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Local ballot measures, Washington

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Election results certification yields a victory for the SeaTac minimum wage increase, litigation already underway Nov 27, 2013

By Josh Altic

The highly contentious measure in the small city of SeaTac was one of the most narrow races on the November ballot. Although, according to initial counts, the proposition was ahead by a fair margin, the margin was reduced to as little as 19 votes in later vote count updates. Finally, on November 26, the results were certified and the measure was declared approved by a margin of only 77 votes, with 3,040 voting for the measure and 2,963 voting against it. Prop 1 had fallen into the national spotlight because it was the first municipal ballot measure that sought to raise the minimum wage; Prop 1 asked voters to raise the minimum wage to $15 per hour. Many living-wage advocates think this measure might be the beginning of local movements, across the state and across the nation, to increase legally mandated wages of low-rank employees.[1]

Proposition 1 had produced a very disproportionately well funded battle in the small city of SeaTac. In the city of only 12,100 registered votes, support and opposition campaigns had received contributions totaling $1,585,763. This amounts to $131.05 per registered voter and, with the projected voter-turnout of 55%, this figure rises to about $238 per vote. Evidence of the strong support and opposition to this measure was also given by the litigation that already surrounds it. The measure drew an attack early on, when opponents, including Alaska Airlines and the Washington Restaurant Association, filed a lawsuit questioning the validity of the petition signatures used to qualify the measure for the ballot. After the election, even before results were certified, the same opponents have filed another lawsuit claiming the measure is unenforceable and lies outside the power of the city and the city's voters.[2][3]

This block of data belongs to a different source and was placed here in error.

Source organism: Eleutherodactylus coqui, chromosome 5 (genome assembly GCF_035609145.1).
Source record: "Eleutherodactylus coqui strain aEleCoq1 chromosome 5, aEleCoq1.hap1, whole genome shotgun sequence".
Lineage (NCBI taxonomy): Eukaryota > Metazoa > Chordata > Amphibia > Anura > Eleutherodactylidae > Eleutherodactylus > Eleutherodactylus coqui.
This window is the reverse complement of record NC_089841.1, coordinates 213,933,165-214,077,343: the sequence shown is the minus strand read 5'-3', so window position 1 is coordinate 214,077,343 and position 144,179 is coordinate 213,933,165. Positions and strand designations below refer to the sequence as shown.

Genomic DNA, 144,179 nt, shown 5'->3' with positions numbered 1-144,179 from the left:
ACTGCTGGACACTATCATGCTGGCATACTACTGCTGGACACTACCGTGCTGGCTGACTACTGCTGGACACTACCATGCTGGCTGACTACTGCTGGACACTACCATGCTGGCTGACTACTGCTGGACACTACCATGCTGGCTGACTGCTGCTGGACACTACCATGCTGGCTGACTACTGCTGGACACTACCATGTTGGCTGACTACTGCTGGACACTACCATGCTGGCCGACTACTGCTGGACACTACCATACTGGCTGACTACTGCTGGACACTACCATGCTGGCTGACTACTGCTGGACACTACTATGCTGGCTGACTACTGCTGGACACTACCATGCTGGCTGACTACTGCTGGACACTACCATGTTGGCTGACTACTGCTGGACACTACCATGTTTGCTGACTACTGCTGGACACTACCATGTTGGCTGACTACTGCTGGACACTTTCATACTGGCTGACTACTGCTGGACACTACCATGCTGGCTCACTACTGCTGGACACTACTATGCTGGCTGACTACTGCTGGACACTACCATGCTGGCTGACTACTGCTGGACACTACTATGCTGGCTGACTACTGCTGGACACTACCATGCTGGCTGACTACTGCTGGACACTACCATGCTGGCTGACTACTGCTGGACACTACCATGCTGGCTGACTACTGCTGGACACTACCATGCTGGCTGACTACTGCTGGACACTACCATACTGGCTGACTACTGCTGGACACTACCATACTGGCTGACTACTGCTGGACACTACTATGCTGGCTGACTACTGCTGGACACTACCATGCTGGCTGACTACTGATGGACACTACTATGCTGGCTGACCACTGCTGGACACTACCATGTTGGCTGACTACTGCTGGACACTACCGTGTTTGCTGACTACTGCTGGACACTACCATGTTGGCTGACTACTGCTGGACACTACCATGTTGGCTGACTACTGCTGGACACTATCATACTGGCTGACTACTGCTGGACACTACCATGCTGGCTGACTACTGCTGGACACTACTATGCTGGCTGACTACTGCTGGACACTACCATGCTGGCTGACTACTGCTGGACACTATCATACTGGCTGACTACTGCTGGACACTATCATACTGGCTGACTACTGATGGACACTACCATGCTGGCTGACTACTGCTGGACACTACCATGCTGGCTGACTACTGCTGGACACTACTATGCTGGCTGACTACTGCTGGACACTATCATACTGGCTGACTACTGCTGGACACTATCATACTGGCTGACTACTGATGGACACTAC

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School bond and tax votes

See also: School bond and tax elections in Washington

Washington State is one of eleven states that has a debt limit protected by the Washington Constitution. Washington mandates that school districts can only take in one percent for general debt and up to five percent for capital outlays without voter approval. Washington State requires a election for all bond issues exceeding three-eights of one percent of taxable property. School districts are treated equally with other units of municipal government in the state's bond issue laws. Bond issues can be used for capital improvements and new construction only. School districts cannot use bonds to retire debt or fund other obligations.

Local recall

See also: Laws governing recall in Washington

The citizens of Washington are granted the authority to perform a recall election by Sections 33 and 34 of Article I of the Washington State Constitution to all elective officers of the state of Washington except judges of courts of record.

A petition for recall must include a specified number of valid signatures from registered voters determined as a percentage of total votes cast for all candidates who ran for the office in the most recent election contest. This amounts to:

  • 25 percent for state officers, other than judges, senators and representatives; city officers of cities of the first class; school district boards in cities of the first class; county officers in counties of the first, second and third classes,
  • 35 percent for officers of all other political subdivisions, cities, towns, townships, precincts, and school districts not otherwise mentioned; and state senators and representatives.

Laws governing

Spokane County

The Spokane County government is looking to change the way initiatives are conducted in their county. One proposed change is that a city attorney would instead write the ballot question that would appear, instead of those petitioning for the initiative. Another proposed change would be that the title of the proposed measure would have to be approved before signatures could be collected. Opponents say this would not give enough time to collect signatures, but the city said they would be allowed 12 months to collect in case the name approval took a while. Supports say that this process is based on the state's process and would rather clarify the issues and ensure ballot language is clear for all voters to understand. Opponents state that the city writing the language of the measure would introduce a bias, but city council members feel it would rather help not hinder the process.[1]

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Washington counties

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References